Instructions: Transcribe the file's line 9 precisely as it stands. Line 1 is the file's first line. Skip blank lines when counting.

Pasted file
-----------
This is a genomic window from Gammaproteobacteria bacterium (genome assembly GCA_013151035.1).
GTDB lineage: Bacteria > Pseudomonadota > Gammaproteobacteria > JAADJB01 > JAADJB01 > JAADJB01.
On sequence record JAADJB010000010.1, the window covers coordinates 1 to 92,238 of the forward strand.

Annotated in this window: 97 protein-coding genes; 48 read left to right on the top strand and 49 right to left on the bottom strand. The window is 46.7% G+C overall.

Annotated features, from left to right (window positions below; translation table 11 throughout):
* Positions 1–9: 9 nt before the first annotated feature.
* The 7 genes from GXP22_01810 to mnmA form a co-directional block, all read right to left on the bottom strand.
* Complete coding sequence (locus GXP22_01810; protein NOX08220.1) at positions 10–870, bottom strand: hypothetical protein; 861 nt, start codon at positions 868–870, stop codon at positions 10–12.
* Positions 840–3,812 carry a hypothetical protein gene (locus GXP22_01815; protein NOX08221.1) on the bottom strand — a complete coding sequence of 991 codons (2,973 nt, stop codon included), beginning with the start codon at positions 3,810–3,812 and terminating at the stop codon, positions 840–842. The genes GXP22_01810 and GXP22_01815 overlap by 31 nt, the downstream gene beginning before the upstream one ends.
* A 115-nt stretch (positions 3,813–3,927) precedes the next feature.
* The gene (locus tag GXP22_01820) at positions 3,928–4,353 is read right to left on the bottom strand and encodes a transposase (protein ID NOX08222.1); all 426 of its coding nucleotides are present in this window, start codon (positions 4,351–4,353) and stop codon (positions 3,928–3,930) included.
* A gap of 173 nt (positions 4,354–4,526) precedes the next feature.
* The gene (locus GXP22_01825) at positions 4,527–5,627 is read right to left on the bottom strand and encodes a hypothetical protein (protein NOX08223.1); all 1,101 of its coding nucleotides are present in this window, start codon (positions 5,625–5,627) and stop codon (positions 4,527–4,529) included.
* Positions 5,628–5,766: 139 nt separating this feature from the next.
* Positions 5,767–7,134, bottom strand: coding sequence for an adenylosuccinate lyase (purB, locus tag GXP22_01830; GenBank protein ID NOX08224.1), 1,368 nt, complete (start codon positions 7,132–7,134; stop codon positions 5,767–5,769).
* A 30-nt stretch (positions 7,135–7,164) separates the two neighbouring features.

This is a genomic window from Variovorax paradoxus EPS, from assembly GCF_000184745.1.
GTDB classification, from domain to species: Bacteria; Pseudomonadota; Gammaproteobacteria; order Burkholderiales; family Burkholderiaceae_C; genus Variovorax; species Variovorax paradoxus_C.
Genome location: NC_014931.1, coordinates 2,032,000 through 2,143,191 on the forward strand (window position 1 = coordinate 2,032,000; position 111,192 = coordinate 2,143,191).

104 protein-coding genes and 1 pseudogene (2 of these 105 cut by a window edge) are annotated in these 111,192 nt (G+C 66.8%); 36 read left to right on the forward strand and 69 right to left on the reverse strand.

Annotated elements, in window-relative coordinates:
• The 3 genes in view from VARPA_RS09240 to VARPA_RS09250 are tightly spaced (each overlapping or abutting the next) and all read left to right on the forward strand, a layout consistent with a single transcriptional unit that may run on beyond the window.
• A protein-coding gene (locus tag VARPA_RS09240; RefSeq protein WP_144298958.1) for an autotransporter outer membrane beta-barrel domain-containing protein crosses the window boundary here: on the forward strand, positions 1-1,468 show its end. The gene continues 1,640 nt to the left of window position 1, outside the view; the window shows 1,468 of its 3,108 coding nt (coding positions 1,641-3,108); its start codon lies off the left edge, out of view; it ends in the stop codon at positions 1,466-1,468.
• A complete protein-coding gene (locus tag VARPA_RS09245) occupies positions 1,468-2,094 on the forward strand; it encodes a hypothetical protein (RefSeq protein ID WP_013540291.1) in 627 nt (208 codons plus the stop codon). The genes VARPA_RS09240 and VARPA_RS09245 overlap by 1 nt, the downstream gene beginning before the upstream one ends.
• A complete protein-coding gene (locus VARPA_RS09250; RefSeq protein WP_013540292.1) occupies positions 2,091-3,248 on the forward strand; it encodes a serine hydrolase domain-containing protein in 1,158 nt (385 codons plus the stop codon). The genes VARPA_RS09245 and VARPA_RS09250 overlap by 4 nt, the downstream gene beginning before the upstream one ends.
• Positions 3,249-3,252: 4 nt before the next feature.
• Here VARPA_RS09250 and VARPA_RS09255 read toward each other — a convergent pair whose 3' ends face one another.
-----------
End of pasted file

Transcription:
* Positions 840–3,812 carry a hypothetical protein gene (locus GXP22_01815; protein NOX08221.1) on the bottom strand — a complete coding sequence of 991 codons (2,973 nt, stop codon included), beginning with the start codon at positions 3,810–3,812 and terminating at the stop codon, positions 840–842. The genes GXP22_01810 and GXP22_01815 overlap by 31 nt, the downstream gene beginning before the upstream one ends.